Gender on a spectrum

In her last column Courtney Martin challenges the way we think about gender roles, sexual orientatio

Like most teachers, I have a few quirks that seem to emerge over and over again, every semester. I ban the word “weird” from my classroom. It is, in my experience, used as a substitute for critical, original thinking and a buffer from dealing with new learnings and discomfort. Which brings me to my next quirk—I am constantly advocating discomfort. I borrowed this idea from my brother, who borrowed it from Piaget—to be optimally uncomfortable (i.e. just a little, so you can concentrate but feel a little thrown off) is the most fertile time for real learning. And finally, I am constantly talking about spectrums.

One of the questions we ask in feminist theory is: what part of our behavior is socialized and what part is biological? Basically, we are modernising and gendering the nature vs. nurture debate. I ask my students not to peg themselves as one or the other—a social constructionist or an essentialist—but to consider where they might fall on a spectrum and where they might move on that spectrum with regard to specific issues.

For example, are women more prone to multitask naturally or because they have been socialized that way? Some neuroscientists suggest that we have more fibers in our corpus callosums, the part of the brain that links the two hemispheres; this appears to facilitate faster movement back and forth between the right and left brain, and therefore, quicker shifts in thinking and action.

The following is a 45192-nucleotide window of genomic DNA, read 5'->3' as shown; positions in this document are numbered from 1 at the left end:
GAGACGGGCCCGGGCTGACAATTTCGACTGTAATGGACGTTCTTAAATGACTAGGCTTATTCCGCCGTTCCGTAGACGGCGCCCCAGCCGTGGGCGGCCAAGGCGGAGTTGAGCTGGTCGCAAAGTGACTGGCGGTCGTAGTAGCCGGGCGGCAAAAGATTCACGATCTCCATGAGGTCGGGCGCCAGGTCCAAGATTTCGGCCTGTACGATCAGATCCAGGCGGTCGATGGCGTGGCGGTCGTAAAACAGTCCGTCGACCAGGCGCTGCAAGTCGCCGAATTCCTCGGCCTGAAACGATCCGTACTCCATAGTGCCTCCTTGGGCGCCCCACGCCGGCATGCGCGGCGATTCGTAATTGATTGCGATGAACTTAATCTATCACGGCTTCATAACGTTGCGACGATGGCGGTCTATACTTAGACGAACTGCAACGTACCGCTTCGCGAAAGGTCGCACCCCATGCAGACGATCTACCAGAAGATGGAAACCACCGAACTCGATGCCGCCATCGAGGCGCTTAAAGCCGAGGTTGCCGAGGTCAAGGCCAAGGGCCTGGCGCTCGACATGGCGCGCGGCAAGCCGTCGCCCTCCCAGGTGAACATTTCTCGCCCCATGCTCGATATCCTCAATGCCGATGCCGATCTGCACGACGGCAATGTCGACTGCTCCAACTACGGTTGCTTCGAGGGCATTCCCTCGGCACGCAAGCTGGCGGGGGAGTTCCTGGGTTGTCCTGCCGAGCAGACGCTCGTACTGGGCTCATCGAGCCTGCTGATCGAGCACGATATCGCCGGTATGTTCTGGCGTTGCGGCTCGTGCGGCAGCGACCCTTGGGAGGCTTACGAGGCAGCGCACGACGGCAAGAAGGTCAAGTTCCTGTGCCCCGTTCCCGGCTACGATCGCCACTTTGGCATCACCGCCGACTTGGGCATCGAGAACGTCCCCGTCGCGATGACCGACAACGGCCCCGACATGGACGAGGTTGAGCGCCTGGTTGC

On the other hand, perhaps girls are socialised to believe they are better at multitasking because it props up a whole economic system which depends on women taking on a greater range of responsibilities (sometimes called “the second shift”) than men. Or perhaps both are true. What do you believe? And where does this plop you down on the nature-nurture spectrum? (Note: for far too long the majority of us have indiscriminately placed ourselves on the nature spectrum when it comes to issues of gender and sex.)

Another spectrum that I ask my students to engage is that of sexual orientation. Rather than thinking of attraction as existing on a binary—heterosexual or homosexual—or even as tri—throwing bisexual in the mix—why not consider the possibility that our attractions develop along a spectrum? This rocks the foundations of so many of our current political debates and social realities in a really good, unsettling way. If I’m not heterosexual, but merely participating in a heterosexual relationship at the moment, it changes the way I might consider engaging issues like “gay marriage” or “family values.”

And finally (this one will really blow your mind) what if sex itself exists on a spectrum? Anne Fausto-Sterling, a widely-read and celebrated, feminist scientist, argues that there are in fact five sexes, not two. Four percent of babies are born intersexed, meaning that their reproductive organs don’t all fall into just one category—male or female.

In our current medical system, these babies are “assigned” a sex through reconstructive surgery (sadly, often based on whether the penis appears to have the potential to be “large enough” to be normal.) Four percent! That means that out of a college of 6,000 students, 240 were born intersexed.
That day of class always sends my students home to the dinner table asking, “Mom, dad, was I really a girl when I was born?” By the end of the semester, most parents have been bewildered by at least one question inspired by our class discussions. I consider it an honour.